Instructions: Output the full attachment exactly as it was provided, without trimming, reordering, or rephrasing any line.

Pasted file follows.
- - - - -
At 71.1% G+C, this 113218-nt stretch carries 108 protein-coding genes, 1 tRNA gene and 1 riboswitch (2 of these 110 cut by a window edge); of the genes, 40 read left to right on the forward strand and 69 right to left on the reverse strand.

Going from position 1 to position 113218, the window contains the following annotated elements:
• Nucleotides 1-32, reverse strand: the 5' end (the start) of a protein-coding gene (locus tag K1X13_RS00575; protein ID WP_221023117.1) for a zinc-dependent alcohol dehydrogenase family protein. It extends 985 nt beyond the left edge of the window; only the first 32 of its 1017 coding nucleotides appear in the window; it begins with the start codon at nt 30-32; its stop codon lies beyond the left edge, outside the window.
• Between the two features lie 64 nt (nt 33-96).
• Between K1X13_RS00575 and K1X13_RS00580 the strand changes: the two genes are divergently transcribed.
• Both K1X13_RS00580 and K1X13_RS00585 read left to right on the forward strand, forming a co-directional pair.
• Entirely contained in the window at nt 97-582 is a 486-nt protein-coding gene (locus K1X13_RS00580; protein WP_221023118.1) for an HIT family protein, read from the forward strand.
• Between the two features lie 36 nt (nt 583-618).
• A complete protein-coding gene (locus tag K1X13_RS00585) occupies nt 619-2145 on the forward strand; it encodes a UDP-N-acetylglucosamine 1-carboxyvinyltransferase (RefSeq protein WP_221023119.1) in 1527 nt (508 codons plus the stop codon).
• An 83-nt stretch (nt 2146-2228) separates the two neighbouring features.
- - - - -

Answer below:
At 71.1% G+C, this 113218-nt stretch carries 108 protein-coding genes, 1 tRNA gene and 1 riboswitch (2 of these 110 cut by a window edge); of the genes, 40 read left to right on the forward strand and 69 right to left on the reverse strand.

Going from position 1 to position 113218, the window contains the following annotated elements:
• Nucleotides 1-32, reverse strand: the 5' end (the start) of a protein-coding gene (locus tag K1X13_RS00575; protein ID WP_221023117.1) for a zinc-dependent alcohol dehydrogenase family protein. It extends 985 nt beyond the left edge of the window; only the first 32 of its 1017 coding nucleotides appear in the window; it begins with the start codon at nt 30-32; its stop codon lies beyond the left edge, outside the window.
• Between the two features lie 64 nt (nt 33-96).
• Between K1X13_RS00575 and K1X13_RS00580 the strand changes: the two genes are divergently transcribed.
• Both K1X13_RS00580 and K1X13_RS00585 read left to right on the forward strand, forming a co-directional pair.
• Entirely contained in the window at nt 97-582 is a 486-nt protein-coding gene (locus K1X13_RS00580; protein WP_221023118.1) for an HIT family protein, read from the forward strand.
• Between the two features lie 36 nt (nt 583-618).
• A complete protein-coding gene (locus tag K1X13_RS00585) occupies nt 619-2145 on the forward strand; it encodes a UDP-N-acetylglucosamine 1-carboxyvinyltransferase (RefSeq protein WP_221023119.1) in 1527 nt (508 codons plus the stop codon).
• An 83-nt stretch (nt 2146-2228) separates the two neighbouring features.